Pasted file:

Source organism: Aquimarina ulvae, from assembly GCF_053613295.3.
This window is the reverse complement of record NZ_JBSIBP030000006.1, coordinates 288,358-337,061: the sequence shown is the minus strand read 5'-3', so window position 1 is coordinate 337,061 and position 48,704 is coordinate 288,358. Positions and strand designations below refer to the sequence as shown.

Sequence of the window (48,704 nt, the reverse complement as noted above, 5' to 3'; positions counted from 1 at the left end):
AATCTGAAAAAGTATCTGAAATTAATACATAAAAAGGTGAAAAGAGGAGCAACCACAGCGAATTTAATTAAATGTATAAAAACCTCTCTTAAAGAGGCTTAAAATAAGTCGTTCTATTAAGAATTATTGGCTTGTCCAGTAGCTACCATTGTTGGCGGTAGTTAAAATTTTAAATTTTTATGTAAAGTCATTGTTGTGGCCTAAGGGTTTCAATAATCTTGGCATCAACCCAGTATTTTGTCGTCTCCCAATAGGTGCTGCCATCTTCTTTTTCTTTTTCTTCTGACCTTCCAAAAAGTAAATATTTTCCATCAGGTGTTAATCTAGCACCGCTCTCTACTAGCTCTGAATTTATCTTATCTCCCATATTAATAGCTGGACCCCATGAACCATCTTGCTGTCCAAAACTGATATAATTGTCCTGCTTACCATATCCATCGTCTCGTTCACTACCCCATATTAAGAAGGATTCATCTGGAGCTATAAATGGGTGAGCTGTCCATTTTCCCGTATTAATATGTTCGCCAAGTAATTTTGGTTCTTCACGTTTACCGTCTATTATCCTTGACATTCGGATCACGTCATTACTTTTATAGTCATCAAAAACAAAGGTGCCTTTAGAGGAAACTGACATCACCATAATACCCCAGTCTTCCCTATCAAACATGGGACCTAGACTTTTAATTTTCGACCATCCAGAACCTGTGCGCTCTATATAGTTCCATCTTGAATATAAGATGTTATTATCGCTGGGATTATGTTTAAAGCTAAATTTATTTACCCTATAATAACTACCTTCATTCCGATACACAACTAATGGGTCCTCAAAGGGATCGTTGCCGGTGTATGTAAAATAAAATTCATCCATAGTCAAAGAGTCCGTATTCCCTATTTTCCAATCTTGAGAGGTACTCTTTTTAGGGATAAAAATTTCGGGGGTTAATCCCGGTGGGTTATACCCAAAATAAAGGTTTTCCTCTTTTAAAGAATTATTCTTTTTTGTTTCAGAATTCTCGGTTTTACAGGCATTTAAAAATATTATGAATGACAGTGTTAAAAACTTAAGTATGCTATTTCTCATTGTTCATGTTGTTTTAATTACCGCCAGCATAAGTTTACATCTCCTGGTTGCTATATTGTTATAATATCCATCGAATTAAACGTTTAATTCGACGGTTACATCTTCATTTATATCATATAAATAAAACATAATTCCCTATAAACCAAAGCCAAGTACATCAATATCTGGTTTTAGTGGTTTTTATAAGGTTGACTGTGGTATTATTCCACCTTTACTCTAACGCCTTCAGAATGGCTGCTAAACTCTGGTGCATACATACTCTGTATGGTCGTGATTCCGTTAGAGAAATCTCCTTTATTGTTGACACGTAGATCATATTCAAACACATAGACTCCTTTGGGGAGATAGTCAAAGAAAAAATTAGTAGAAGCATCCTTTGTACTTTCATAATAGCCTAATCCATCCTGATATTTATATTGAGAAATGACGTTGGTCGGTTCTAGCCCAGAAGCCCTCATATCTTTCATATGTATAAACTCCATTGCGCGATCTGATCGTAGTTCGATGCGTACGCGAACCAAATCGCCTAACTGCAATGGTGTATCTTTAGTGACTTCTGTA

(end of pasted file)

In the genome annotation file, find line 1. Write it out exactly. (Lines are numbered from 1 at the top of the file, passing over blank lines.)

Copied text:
Source organism: Aquimarina ulvae, from assembly GCF_053613295.3.